I installed a RAM mount for my iPad in the cockpit area of Sandy and each road traveled was usual found on my iPad as I went. There were times when I had to stop at an intersection and spend some time zooming in and out of the app I was using to determine which road took me in the direction I wanted to go. Most of the time I was right, sometimes I was wrong and I’d have to backtrack or a new route had to be found.
The end result was a life changing trip of a life time.
I have made corrections (mostly spelling and grammar) on past posts and will be reviewing the trip, equipment, thoughts, ideas, and lessons learned during the trip.
Posted 2 years, 10 months ago at 9:12 am. 1 comment
150 years later it seems to still bear the scars of battle. Open space where maybe there shouldn’t be. The unheard silence quashes the sounds of nature. Visitors speak in hushed, reverent tones.
Nothing prepares you for the emotions that rise up to almost choke you when visiting a site with so much importance, so much history, and so much of our country’s blood shed to defend two opposite ideals.
7,863 men lost their lives and over 27,000 were wounded. To walk among the grave markers in the cemetery, reading the names of individuals who fell 150 years ago, thinking about who they were, what they did, and how they lived, makes you look inward at your own life.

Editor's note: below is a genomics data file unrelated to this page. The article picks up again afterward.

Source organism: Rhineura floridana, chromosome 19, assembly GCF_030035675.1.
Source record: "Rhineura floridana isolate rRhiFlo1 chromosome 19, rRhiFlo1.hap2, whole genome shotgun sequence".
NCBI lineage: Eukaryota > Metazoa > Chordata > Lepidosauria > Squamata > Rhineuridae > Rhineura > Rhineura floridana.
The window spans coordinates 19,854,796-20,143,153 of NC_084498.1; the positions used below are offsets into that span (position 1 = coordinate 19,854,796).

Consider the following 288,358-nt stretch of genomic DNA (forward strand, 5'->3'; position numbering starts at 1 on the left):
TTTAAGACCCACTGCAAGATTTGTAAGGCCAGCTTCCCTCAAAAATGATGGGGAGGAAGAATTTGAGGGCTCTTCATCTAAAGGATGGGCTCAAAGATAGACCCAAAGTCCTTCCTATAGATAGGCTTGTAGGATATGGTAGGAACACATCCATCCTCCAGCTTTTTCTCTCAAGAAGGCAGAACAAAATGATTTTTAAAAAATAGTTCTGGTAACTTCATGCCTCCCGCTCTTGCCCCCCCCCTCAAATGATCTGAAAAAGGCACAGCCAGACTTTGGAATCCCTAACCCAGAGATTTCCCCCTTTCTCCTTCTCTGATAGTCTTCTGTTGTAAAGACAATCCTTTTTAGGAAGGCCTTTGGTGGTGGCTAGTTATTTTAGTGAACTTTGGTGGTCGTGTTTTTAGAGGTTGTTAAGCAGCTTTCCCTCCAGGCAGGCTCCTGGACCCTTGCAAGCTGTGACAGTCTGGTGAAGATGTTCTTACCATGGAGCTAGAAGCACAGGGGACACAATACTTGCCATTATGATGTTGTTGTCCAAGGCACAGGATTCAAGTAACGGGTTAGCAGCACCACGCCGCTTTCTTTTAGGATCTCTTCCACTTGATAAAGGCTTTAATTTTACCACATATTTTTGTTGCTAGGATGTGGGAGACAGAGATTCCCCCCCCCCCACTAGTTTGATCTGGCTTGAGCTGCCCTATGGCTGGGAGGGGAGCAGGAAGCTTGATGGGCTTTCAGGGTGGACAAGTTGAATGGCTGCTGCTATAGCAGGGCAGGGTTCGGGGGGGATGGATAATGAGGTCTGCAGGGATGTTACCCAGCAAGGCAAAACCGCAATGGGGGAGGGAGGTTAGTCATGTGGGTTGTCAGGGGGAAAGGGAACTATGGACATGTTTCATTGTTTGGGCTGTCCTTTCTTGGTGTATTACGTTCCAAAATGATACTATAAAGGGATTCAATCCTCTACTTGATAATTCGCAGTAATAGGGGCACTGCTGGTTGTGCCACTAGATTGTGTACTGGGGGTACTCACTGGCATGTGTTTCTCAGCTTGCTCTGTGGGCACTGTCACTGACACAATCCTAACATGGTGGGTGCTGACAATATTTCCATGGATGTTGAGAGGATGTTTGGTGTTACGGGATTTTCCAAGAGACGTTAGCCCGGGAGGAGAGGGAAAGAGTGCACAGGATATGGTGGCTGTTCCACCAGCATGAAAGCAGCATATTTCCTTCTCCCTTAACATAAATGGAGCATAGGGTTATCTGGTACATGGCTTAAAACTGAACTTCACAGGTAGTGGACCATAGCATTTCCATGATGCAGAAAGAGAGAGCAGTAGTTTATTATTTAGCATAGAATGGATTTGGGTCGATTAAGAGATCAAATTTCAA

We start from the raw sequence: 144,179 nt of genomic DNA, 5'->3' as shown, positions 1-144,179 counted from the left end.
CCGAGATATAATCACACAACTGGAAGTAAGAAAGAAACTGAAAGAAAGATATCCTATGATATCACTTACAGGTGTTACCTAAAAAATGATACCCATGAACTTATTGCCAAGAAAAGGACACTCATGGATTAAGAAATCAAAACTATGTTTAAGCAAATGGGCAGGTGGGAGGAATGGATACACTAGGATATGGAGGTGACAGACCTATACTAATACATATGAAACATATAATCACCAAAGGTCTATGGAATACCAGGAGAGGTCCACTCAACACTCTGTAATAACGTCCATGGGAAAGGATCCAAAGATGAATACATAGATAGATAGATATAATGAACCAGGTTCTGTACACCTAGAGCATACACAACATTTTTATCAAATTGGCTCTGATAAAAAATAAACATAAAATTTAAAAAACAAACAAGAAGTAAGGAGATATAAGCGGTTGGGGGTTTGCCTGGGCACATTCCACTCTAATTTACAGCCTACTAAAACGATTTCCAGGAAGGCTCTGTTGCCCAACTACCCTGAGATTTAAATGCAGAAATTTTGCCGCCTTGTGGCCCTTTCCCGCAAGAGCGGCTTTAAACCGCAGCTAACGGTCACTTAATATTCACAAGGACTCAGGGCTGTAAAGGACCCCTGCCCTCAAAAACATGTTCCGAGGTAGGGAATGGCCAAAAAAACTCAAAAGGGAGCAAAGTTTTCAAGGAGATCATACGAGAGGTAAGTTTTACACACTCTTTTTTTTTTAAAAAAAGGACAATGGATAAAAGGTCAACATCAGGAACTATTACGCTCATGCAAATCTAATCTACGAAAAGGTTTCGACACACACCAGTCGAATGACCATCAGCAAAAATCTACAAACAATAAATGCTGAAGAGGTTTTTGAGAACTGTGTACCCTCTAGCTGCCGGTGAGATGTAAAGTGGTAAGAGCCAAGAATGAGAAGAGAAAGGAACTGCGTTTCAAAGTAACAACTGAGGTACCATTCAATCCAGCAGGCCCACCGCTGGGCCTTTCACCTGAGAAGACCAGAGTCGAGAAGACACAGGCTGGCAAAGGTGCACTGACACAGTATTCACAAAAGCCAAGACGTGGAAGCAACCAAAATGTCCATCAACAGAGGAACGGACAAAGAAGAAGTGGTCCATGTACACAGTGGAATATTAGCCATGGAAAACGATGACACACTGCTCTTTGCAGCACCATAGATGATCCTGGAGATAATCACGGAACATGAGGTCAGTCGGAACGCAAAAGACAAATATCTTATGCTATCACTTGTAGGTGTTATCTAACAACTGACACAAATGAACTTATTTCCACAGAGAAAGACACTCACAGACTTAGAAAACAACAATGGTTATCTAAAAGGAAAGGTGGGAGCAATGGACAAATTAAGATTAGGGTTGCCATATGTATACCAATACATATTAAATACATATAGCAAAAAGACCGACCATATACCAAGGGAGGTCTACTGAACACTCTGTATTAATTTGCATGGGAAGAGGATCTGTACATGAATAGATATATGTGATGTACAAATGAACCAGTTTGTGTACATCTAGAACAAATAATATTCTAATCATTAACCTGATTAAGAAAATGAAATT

Sprinkled throughout the names are the unknown. A marker representing an individual who was unrecognizable or unable to be identified. In addition to all of the above questions, you ask yourself if their family ever learned of their sacrifice or if anyone even missed them at all. It’s a sobering thought, the idea that you could lose your life for a belief and no one would ever know.
You have to wonder about about what we lost. Was their death also the death of a new idea or a cure for a disease or a future leader? Who did they leave behind? How did their families fare after they were lost? Every marker represents a past, a unique history, a different story. But they all have one thing in common.
Some states lost many.
And some not so many.
For some, we’ll never know.
But they all fell here at Gettysburg.
Posted 3 years ago at 7:35 am. 2 comments
It was wet last night. Very wet. When I say wet I mean the creek we camped next to was dry when we went to bed became FULL and dangerously flowing by the morning. It rained and it rained hard. For over eight hours or at least that’s when I finally went to sleep.